Susan Powell: The Birgittines of Syon Abbey. Preaching and Print (= Texts and Transitions; Vol. 11), Turnhout: Brepols 2017, XXII + 347 S., 5 s/w-Abb., ISBN 978-2-503-53235-6, EUR 90,00
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Susan Powell has long been studying Syon Abbey, and this volume collects and updates key articles, first published 1998-2010, on the outreach of the Abbey via preaching and print. It begins with a new essay and ends with a significantly expanded one. It serves as an expert synthesis of slow, careful research done in the context of a limited body of sources, but with a deep and insightful knowledge of contemporary persons, practices, and opportunities.
The volume is a goldmine of detail. Many pages are significantly devoted to footnotes and the bibliography covers an impressive 29 pages. Those who study Syon, English literary culture, religious life prior to the Reformation, and their intersections, will find this a most useful book. The two appendices list bibliographic information on books produced by Syon and the woodcuts (with images) used in Syon-produced books. Powell concludes that while much more is now known about the preaching and print of Syon Abbey than was known even a decade ago, much remains and is likely to remain puzzling (269).
Syon was the only Birgittine house in England, but it had a prominent place in religious culture since it was located near London and had royal and aristocratic connections. Chapter 1 provides a concise overview of the Birgittine Order, Syon, and its outreach. It introduces themes that will carry through the other essays, such as comparisons between what can be known about the brothers' library and that of the sisters, Syon's integral commitment to lay outreach, and its elite ties and reputation for orthodoxy which served it well until Henry's "Great Matter". Those who are new to the study of Syon are likely find the introductions to the various essays good companions to this first essay, fleshing out several of its important features.
Powell's collected essays make a convincing monograph. Chapters 2-4 deal with preaching, a key form of Syon's witness to the laity. Chapters 5-7 deal with manuscripts, books, and the networks of patrons and printers that facilitated devotional reading especially for the sisters and lay people. Each chapter begins with a "Headword" indicating the setting for the original essay and highlights its present updating. Each ends with an "Afterword" indicating further research suggested by the current state of the field. As a result, the book is not only a good source for those studying Syon, but also for those interested in the historiography of Syon.
The Birgittines were known for their preaching, especially on the days of Syon indulgence, yet there are very few extant examples of it. Powell demonstrates how a careful historian, deepening her methodology over time and making good use of the sources available, is able to present a convincingly rich picture. As she puts it, before 1519, "the likelihood of a Syon provenance can sometimes be gleaned by astute detective work" (129). Cox MS 39 (in the ownership of Dr Gregory Stevens Cox) is likely to have been produced and used at Syon; it contains 13 sermons with instructions on how to use these to make an additional 38. Powell is careful to say that Syon authorship and use are not confirmed, despite donation by a Syon brother, a Syon binding, and listing in the register of the brothers' library. Other sermons with a probable Syon provenance are those for new feasts added by Caxton to his 1491 edition of Mirk's Festial. To make her case, Powell discusses personal networks, textual parallels, and devotional practices. Her wide knowledge helps her make sense of minimal evidence and fill in the gaps.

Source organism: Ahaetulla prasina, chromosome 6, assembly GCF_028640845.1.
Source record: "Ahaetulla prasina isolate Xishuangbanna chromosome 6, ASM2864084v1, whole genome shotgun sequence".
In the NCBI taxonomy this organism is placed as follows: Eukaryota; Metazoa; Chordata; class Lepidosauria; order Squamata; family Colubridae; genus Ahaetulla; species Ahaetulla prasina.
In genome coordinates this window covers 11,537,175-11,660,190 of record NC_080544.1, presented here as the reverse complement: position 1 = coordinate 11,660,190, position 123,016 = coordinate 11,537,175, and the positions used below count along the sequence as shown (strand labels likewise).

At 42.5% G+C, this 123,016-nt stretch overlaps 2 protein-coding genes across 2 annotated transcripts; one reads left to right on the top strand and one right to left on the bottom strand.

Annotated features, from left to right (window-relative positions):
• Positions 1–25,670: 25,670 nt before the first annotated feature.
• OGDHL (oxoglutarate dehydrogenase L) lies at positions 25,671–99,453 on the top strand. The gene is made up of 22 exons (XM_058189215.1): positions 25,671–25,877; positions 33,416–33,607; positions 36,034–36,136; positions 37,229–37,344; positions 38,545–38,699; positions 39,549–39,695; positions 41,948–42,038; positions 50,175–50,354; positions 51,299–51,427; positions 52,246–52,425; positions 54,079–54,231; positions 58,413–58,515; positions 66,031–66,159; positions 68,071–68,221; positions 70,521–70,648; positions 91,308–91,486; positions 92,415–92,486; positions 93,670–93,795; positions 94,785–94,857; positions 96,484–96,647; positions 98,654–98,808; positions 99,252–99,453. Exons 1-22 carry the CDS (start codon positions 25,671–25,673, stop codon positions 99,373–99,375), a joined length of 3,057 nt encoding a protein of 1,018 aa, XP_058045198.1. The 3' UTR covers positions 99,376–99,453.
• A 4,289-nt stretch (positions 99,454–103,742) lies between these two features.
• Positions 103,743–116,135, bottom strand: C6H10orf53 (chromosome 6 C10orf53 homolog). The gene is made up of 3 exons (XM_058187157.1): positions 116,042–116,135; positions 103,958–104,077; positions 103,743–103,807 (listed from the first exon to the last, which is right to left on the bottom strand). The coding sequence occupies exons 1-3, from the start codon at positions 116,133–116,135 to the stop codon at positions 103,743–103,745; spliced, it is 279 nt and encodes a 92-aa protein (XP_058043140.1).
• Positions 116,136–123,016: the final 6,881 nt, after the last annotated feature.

Unambiguous evidence for Syon texts first emerges in 1519. Syon provided texts to printers, whether or not they were written by members of the community, and these books formed an important part of their lay educational efforts. Key persons for such dissemination were Abbess Elizabeth Gibbs, whose monogram shows up on several Syon woodcuts, and Lady Margaret Beaufort, mother of Henry VII and sometime resident of Syon. Lady Margaret is famous for her piety, including a desire to promote spiritual learning and devotion. Chapter 6 here makes good use of Beaufort's household papers to underscore her ties to Syon, books, and printers.
The final chapter deals with the reign of Henry VIII, the dissolution of Syon, and the fate of its books. The intertwining networks of people and texts again come to the fore with particular attention to Margaret Pole, mother of Reginald, cardinal and archbishop. Prior to Henry's change of heart, Syon served as "the fulcrum of learning, piety, and influence" (228), but its strong connections to those in power would create a strong demand for conformity. Syon did not engage in polemics, but continued to offer traditional works with an emphasis on spiritual consolation and perhaps provided increasingly out-of-date counsel through the confessional. At the dissolution, the brothers' library seems to have been dispersed in London, while many of the sisters took books with them as personal possessions. Powell offers analysis of 8 such books, detailing how they traveled and where they have ended up.
There is a great deal of literature on Syon and the persons associated with it. This volume fills a central niche in this rich area of historical study, one that fits the mission of Syon.